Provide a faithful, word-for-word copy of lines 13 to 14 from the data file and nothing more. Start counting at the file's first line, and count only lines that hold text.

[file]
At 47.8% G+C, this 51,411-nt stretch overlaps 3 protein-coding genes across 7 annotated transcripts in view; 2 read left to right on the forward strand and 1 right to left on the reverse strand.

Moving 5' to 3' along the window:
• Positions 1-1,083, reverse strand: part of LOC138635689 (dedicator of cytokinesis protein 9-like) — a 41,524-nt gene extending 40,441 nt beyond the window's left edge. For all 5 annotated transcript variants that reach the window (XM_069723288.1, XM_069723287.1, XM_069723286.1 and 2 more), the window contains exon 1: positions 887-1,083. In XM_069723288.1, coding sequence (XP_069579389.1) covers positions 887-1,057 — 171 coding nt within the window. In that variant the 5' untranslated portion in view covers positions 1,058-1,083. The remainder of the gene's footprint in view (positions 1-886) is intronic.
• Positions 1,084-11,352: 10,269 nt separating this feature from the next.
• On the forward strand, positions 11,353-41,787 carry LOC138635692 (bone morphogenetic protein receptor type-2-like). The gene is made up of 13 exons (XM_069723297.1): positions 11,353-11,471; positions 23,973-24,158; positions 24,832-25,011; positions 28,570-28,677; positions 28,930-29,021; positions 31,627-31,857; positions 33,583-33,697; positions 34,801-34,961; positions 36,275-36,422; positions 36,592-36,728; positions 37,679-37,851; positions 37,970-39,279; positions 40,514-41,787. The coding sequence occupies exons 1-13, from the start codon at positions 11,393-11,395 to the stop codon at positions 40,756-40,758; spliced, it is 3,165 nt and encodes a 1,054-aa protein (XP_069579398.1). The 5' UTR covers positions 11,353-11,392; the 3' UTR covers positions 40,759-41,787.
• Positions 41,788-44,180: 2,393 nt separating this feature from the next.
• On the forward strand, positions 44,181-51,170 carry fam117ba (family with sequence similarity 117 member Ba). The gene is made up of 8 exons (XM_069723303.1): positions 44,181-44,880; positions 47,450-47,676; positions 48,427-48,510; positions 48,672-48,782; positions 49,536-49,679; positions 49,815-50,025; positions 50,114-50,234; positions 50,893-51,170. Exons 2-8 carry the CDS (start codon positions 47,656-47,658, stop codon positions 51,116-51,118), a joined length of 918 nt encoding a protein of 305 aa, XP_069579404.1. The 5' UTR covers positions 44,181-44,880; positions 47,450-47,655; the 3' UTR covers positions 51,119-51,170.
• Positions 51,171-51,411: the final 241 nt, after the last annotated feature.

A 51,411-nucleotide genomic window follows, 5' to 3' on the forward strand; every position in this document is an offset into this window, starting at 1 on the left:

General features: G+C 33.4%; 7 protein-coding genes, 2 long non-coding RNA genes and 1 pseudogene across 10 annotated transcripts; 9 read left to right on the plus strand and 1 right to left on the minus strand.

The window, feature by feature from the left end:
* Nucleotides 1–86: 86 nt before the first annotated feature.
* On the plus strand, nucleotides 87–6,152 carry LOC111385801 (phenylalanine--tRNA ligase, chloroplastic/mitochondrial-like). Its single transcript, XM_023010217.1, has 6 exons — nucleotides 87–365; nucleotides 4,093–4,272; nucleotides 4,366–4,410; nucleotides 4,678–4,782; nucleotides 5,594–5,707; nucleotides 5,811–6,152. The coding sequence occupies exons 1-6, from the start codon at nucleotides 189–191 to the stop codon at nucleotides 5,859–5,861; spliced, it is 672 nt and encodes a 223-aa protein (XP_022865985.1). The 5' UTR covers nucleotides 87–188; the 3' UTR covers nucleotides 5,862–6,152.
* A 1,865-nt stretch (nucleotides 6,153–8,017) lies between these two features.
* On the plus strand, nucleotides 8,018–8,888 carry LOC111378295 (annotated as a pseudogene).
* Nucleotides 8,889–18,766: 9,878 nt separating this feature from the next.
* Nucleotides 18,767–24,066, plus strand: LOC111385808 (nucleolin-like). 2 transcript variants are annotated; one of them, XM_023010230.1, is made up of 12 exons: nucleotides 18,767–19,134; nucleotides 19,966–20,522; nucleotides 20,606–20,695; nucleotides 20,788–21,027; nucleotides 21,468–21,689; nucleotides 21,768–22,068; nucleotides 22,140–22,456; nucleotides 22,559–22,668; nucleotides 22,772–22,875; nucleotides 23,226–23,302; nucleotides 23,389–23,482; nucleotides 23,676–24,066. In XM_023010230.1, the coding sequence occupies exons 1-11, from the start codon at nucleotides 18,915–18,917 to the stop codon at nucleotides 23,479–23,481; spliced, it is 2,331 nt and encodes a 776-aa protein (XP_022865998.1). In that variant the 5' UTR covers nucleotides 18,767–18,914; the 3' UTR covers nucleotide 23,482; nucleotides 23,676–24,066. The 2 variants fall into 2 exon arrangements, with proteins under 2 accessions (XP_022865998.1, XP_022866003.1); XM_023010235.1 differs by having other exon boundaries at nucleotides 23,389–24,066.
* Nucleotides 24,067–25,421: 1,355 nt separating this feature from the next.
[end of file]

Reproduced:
* On the plus strand, nucleotides 87–6,152 carry LOC111385801 (phenylalanine--tRNA ligase, chloroplastic/mitochondrial-like). Its single transcript, XM_023010217.1, has 6 exons — nucleotides 87–365; nucleotides 4,093–4,272; nucleotides 4,366–4,410; nucleotides 4,678–4,782; nucleotides 5,594–5,707; nucleotides 5,811–6,152. The coding sequence occupies exons 1-6, from the start codon at nucleotides 189–191 to the stop codon at nucleotides 5,859–5,861; spliced, it is 672 nt and encodes a 223-aa protein (XP_022865985.1). The 5' UTR covers nucleotides 87–188; the 3' UTR covers nucleotides 5,862–6,152.
* A 1,865-nt stretch (nucleotides 6,153–8,017) lies between these two features.